"Global attention has never been on vitamin D, but now we are learning more and more that vitamin D is important to the health of your bones, and to your health in general," he said.
"We have more evidence that vitamin D has a lot of benefits, and we encourage patients and people in general to ensure they maintain good vitamin D levels."
Vitamin D —  "the sunshine vitamin" — is derived mainly from exposure to sunlight, but also comes from diets that include fish, mushrooms and egg yolk.

Cancer is the second most common cause of death in the US after heart disease. Recent studies suggest vitamin D supplements can extend patients’ lives. (Shutterstock)

But even with this diet and exposure to sunshine, deficiencies still occur, he said.
Haykal, who was born in Lebanon and trained in medicine at the Lebanese University in Beirut, began his three-year residency training at Hurley in 2017, so the impact of cancer on people in the Middle East is important to him.
"There is some data suggesting that despite the Middle East being one of the most sun-exposed areas of the world, we are still quite deficient in vitamin D," he said.
"Vitamin D deficiency is an important topic now, worldwide. Hence, the importance of the supplementation that we spoke of in our research."
Haykal said he has always been driven by a desire to help those in need. "After going to medical school, I was always interested only in the sickest patients of all," he said.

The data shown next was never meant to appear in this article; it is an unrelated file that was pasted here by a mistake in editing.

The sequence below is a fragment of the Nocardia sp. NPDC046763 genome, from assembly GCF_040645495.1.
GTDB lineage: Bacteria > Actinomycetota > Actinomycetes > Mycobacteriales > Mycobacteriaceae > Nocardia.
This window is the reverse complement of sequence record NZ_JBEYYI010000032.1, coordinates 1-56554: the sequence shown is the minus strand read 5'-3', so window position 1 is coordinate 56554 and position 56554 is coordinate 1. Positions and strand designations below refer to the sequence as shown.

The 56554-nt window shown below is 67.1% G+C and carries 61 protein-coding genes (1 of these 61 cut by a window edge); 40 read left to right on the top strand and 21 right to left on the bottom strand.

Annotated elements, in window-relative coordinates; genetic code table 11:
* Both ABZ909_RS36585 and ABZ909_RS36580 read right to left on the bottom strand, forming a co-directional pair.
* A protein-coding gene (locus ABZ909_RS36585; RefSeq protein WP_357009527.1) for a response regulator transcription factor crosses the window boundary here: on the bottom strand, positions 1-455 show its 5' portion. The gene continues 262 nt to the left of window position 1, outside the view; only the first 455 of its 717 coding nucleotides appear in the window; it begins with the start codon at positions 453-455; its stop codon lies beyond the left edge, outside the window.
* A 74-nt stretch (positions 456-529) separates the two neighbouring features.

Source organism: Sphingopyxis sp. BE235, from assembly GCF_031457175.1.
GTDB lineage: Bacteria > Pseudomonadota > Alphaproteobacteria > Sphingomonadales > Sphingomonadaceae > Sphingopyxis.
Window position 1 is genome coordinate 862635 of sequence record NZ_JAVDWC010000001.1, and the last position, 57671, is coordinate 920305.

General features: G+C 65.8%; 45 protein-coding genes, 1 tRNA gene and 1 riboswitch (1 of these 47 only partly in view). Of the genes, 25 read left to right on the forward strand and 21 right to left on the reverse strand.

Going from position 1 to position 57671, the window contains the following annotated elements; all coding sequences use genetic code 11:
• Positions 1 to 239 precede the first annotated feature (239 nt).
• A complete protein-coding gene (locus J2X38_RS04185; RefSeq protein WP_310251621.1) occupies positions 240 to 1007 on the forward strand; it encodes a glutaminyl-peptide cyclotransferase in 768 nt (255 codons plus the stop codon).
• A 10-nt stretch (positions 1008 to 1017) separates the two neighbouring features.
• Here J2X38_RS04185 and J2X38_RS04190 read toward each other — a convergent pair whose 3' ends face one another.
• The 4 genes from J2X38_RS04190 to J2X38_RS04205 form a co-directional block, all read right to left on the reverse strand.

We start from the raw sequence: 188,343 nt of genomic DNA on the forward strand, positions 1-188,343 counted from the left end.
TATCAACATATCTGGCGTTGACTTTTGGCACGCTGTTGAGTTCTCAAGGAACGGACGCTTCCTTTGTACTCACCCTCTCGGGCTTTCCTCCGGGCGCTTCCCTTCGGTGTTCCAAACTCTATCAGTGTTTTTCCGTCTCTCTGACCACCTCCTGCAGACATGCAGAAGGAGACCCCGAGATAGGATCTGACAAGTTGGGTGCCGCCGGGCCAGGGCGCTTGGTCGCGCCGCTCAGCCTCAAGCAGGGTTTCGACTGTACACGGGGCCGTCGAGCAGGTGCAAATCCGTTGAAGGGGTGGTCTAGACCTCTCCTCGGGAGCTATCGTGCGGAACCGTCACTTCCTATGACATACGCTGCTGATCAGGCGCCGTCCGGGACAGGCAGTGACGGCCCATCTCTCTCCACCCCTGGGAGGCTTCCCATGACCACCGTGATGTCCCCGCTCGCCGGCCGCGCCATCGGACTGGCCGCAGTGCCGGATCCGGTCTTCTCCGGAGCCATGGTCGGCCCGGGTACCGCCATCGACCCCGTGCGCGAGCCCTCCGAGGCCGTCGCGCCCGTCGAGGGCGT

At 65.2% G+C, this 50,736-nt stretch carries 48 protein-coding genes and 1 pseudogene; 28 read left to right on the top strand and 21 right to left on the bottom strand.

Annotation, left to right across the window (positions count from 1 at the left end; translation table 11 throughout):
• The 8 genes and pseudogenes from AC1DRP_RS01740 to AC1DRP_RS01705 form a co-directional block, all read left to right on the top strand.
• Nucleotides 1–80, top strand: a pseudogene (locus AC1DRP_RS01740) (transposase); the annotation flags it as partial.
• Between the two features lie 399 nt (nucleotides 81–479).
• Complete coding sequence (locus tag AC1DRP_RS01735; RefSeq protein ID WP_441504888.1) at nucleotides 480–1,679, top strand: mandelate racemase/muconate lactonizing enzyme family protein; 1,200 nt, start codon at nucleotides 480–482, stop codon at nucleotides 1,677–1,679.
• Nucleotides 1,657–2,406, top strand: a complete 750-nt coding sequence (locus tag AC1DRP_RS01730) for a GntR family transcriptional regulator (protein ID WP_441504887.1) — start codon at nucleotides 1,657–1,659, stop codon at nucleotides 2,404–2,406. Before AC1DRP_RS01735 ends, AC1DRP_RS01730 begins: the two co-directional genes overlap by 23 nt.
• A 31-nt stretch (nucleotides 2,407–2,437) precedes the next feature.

"I have always had a lot of passion and energy for those who are medically ill, like the ones who have cancer or who are in an intensive care unit," he said.
"So that is where I started leaning toward people who really needed my help and who needed energy and hope. I started focusing on oncology and this passion kept growing. After finishing medical school, I almost knew that I wanted to do internal medicine to pursue oncology."
Inspired by his colleagues and mentors, Haykal has published 30 medical papers during his two years at the Hurley Medical Center.
"Vitamin D came to me as any idea would come to anyone," he said, adding that he began researching the subject with colleagues.
"Combining the data, we found that that vitamin D supplementation for at least three years gave the general population cancer-related mortality benefits and decreased risks, but it did not have much effect on the incidence of cancer, unfortunately."
Dr. Haykal recommends people have their vitamin D levels checked during routine health examinations.
"People are not as aware of vitamin D because it doesn't necessarily cause immediate medical issues. Rather, it is a chronic process. So, if you are deficient, you are never going to have any symptoms that will alarm you.
"Rather, you have to check with your physician and make sure that you are adequately supplemented.
"Staying healthy does not mean you have to obsess about everything you eat or drink. But adopting a healthy lifestyle is important."